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1.
Chinese journal of integrative medicine ; (12): 222-229, 2024.
Article in English | WPRIM | ID: wpr-1010311

ABSTRACT

OBJECTIVE@#To determine the role of Tripterygium wilfordii multiglycoside (TGW) in the treatment of psoriatic dermatitis from a cellular immunological perspective.@*METHODS@#Mouse models of psoriatic dermatitis were established by imiquimod (IMQ). Twelve male BALB/c mice were assigned to IMQ or IMQ+TGW groups according to a random number table. Histopathological changes in vivo were assessed by hematoxylin and eosin staining. Ratios of immune cells and cytokines in mice, as well as PAM212 cell proliferation in vitro were assessed by flow cytometry. Pro-inflammatory cytokine expression was determined using reverse transcription quantitative polymerase chain reaction.@*RESULTS@#TGW significantly ameliorated the severity of IMQ-induced psoriasis-like mouse skin lesions and restrained the activation of CD45+ cells, neutrophils and T lymphocytes (all P<0.01). Moreover, TGW significantly attenuated keratinocytes (KCs) proliferation and downregulated the mRNA levels of inflammatory cytokines including interleukin (IL)-17A, IL-23, tumor necrosis factor α, and chemokine (C-X-C motif) ligand 1 (P<0.01 or P<0.05). Furthermore, it reduced the number of γ δ T17 cells in skin lesion of mice and draining lymph nodes (P<0.01).@*CONCLUSIONS@#TGW improved psoriasis-like inflammation by inhibiting KCs proliferation, as well as the associated immune cells and cytokine expression. It inhibited IL-17 secretion from γ δ T cells, which improved the immune-inflammatory microenvironment of psoriasis.


Subject(s)
Male , Animals , Mice , Tripterygium , Psoriasis/drug therapy , Keratinocytes , Skin Diseases/metabolism , Cytokines/metabolism , Imiquimod/metabolism , Dermatitis/pathology , Disease Models, Animal , Mice, Inbred BALB C , Skin/metabolism
2.
An. bras. dermatol ; 90(2): 157-166, Mar-Apr/2015. tab
Article in English | LILACS | ID: lil-741073

ABSTRACT

Today, obesity is considered an epidemic all over the world and it is recognized as one of the major public health problems. Bariatric surgery is considered an appropriate therapeutic option for obesity with progressively increasing demands. The changes resulting from massive weight loss after bariatric surgery are related to numerous complications. This article will present the dermatological alterations that can be found after bariatric surgery. They will be subdivided into dermatoses that are secondary to metabolic and nutritional disorders, those derived from cutaneous structural modifications after major weight loss and the influence the latter may have in improving of certain dermatoses.


Subject(s)
Humans , Skin/pathology , Skin Diseases/etiology , Avitaminosis/complications , Bariatric Surgery/adverse effects , Postoperative Complications , Skin Diseases/metabolism , Weight Loss , Dilatation, Pathologic/etiology , Dilatation, Pathologic/pathology , Metabolic Diseases/complications , Nutrition Disorders/complications
3.
In. Reichenbach, Juan Alberto; Fontana, Silvina Mariel; Gómez, Walter. Pediatría en red. La Plata, Ministerio de Salud, 2015. p.379-386.
Monography in Spanish | LILACS | ID: biblio-983159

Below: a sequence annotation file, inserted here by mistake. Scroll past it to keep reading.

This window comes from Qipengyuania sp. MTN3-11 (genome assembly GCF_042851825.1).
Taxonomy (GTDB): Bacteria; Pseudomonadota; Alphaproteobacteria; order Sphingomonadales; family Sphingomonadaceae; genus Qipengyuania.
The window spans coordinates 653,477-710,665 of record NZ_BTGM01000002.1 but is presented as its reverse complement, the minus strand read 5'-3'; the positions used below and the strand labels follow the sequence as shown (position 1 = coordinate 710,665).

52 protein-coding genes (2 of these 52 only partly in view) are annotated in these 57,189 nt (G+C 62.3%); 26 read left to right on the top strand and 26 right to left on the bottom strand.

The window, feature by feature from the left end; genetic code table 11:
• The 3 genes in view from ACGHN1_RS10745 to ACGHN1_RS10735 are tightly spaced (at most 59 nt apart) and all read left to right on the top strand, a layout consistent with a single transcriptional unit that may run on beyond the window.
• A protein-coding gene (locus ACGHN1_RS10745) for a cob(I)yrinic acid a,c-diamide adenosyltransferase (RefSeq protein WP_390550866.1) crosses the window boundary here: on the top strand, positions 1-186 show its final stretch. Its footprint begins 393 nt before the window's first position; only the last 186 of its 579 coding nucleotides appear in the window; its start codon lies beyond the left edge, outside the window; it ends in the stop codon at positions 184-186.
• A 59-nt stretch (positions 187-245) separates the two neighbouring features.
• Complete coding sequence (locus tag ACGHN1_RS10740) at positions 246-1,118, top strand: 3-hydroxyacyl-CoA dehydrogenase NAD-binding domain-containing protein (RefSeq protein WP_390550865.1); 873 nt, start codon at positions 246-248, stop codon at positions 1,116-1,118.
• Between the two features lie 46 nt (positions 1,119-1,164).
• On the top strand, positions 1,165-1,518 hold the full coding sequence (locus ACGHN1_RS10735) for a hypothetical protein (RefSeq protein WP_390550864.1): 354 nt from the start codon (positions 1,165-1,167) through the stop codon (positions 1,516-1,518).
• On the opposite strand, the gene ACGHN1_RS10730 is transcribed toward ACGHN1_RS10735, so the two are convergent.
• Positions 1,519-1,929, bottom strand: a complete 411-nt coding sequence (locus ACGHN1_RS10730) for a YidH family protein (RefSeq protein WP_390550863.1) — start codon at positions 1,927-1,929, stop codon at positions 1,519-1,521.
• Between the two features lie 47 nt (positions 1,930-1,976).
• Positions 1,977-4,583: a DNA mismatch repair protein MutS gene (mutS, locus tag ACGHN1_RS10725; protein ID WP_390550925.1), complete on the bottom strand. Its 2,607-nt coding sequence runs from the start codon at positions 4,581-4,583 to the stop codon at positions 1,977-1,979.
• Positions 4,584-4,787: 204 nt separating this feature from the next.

4.
Indian J Dermatol Venereol Leprol ; 2014 Mar-Apr; 80(2): 106-114
Article in English | IMSEAR | ID: sea-154758

ABSTRACT

Pruritus is the most common symptom secondary to skin diseases. Advances in the fi elds of neurobiology, immunology and physiology have made it possible for us to understand and unravel the deeper pathophysiological basis of pruritus. This review aims to update our current understanding of the mechanisms and mediators of pruritus. Special attention is paid to endogenous itch mediators particularly newly identifi ed ones like endovanilloids, opioids, neurotrophins, cannabinoids, proteases and cytokines. Various theories explaining the peripheral encoding of itch are reviewed. Multiple neural pathways including the central itch pathways as well as supraspinal processing of itch and brain areas involved in pruritus are highlighted. Apart from peripheral itch mediators, spinal neural receptors are also involved in control of itch and should form part of the development of a novel antipruritic strategy. Further studies are required to fi ll the lacunae in our current understanding of the pathophysiology of pruritus.


Subject(s)
Humans , Nerve Fibers, Unmyelinated/metabolism , Pruritus/etiology , Pruritus/metabolism , Pruritus/physiopathology , Skin/innervation , Skin/metabolism , Skin Diseases/etiology , Skin Diseases/metabolism , Skin Diseases/physiopathology
5.
Indian J Pathol Microbiol ; 2012 Apr-Jun 55(2): 170-174
Article in English | IMSEAR | ID: sea-142215

ABSTRACT

Background: Primary localized cutaneous amyloidosis (PCA) is a relatively rare condition characterized by amyloid deposition in dermis without systemic involvement. Although, histopathological examination of the lesion reveals amorphous eosinophilic deposits in papillary dermis examination of congo red stained slides under polarized light will give definitive diagnosis Aims: To study the clinicopathological features of cutaneous amyloidosis emphasizing the utility of polarized light in diagnosis. Materials and Methods : A clinicopathological study of primary cutaneous amyloidosis over a period of 8 years was undertaken. All the cases, clinically diagnosed and histopathologically proven as cutaneous amyloidosis were stained with congo red and studied under polarized light. Results and Conclusions: Of the 45 cases of clinically suspected amyloidosis, 32 cases were proven histopathologically as primary cutaneous amyloidosis and confirmed by congo red stain under polarized light which showed apple green birefringence. Among the two types of PCA, lichen amyloidosis was the most common variant accounting to 65.63% with pure cases of macular amyloidosis accounting for only 15.63%. Biphasic amyloidosis was seen in 18.75%. Knee was the commonest site of involvement with pruritis being the most common symptom. Histopathologically, the most common findings were hyperkeratosis, irregular acanthosis and expansion of dermal papillae by amyloid deposits showing apple green birefringence under polarized microscope with congo red staining. Although, H and E stain gives a clue for the diagnosis of amyloid nevertheless congo red staining under polarized light forms a very sensitive and definitive method for confirmation.